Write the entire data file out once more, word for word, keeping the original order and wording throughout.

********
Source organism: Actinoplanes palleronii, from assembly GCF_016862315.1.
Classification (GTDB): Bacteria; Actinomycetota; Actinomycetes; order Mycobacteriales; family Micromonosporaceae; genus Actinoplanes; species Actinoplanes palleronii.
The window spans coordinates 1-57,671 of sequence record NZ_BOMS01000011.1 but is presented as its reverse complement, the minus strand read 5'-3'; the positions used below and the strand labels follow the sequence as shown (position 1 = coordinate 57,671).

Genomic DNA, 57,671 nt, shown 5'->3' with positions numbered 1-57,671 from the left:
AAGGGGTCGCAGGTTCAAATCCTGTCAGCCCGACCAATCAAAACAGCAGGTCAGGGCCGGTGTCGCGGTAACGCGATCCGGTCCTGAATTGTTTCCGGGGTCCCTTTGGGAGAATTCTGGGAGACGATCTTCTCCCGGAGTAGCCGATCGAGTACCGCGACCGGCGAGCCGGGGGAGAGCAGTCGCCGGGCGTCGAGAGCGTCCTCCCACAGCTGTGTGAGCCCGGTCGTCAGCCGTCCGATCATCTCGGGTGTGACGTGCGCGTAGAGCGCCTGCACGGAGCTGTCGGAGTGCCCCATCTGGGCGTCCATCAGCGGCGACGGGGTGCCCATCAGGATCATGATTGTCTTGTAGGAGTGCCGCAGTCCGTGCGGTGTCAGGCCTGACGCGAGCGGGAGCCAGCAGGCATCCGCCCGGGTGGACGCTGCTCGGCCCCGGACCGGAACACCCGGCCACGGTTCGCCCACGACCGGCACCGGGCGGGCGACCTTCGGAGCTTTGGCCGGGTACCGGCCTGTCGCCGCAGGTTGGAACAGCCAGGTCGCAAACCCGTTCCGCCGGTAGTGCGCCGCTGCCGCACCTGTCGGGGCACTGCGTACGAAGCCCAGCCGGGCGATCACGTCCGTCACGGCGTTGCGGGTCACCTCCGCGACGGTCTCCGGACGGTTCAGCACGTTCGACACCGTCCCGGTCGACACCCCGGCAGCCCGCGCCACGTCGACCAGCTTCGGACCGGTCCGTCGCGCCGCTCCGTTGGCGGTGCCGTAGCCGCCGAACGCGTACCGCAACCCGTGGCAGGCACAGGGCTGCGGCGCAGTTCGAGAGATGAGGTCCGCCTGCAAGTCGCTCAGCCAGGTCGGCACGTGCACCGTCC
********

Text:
Source organism: Actinoplanes palleronii, from assembly GCF_016862315.1.
Classification (GTDB): Bacteria; Actinomycetota; Actinomycetes; order Mycobacteriales; family Micromonosporaceae; genus Actinoplanes; species Actinoplanes palleronii.
The window spans coordinates 1-57,671 of sequence record NZ_BOMS01000011.1 but is presented as its reverse complement, the minus strand read 5'-3'; the positions used below and the strand labels follow the sequence as shown (position 1 = coordinate 57,671).

Genomic DNA, 57,671 nt, shown 5'->3' with positions numbered 1-57,671 from the left:
AAGGGGTCGCAGGTTCAAATCCTGTCAGCCCGACCAATCAAAACAGCAGGTCAGGGCCGGTGTCGCGGTAACGCGATCCGGTCCTGAATTGTTTCCGGGGTCCCTTTGGGAGAATTCTGGGAGACGATCTTCTCCCGGAGTAGCCGATCGAGTACCGCGACCGGCGAGCCGGGGGAGAGCAGTCGCCGGGCGTCGAGAGCGTCCTCCCACAGCTGTGTGAGCCCGGTCGTCAGCCGTCCGATCATCTCGGGTGTGACGTGCGCGTAGAGCGCCTGCACGGAGCTGTCGGAGTGCCCCATCTGGGCGTCCATCAGCGGCGACGGGGTGCCCATCAGGATCATGATTGTCTTGTAGGAGTGCCGCAGTCCGTGCGGTGTCAGGCCTGACGCGAGCGGGAGCCAGCAGGCATCCGCCCGGGTGGACGCTGCTCGGCCCCGGACCGGAACACCCGGCCACGGTTCGCCCACGACCGGCACCGGGCGGGCGACCTTCGGAGCTTTGGCCGGGTACCGGCCTGTCGCCGCAGGTTGGAACAGCCAGGTCGCAAACCCGTTCCGCCGGTAGTGCGCCGCTGCCGCACCTGTCGGGGCACTGCGTACGAAGCCCAGCCGGGCGATCACGTCCGTCACGGCGTTGCGGGTCACCTCCGCGACGGTCTCCGGACGGTTCAGCACGTTCGACACCGTCCCGGTCGACACCCCGGCAGCCCGCGCCACGTCGACCAGCTTCGGACCGGTCCGTCGCGCCGCTCCGTTGGCGGTGCCGTAGCCGCCGAACGCGTACCGCAACCCGTGGCAGGCACAGGGCTGCGGCGCAGTTCGAGAGATGAGGTCCGCCTGCAAGTCGCTCAGCCAGGTCGGCACGTGCACCGTCC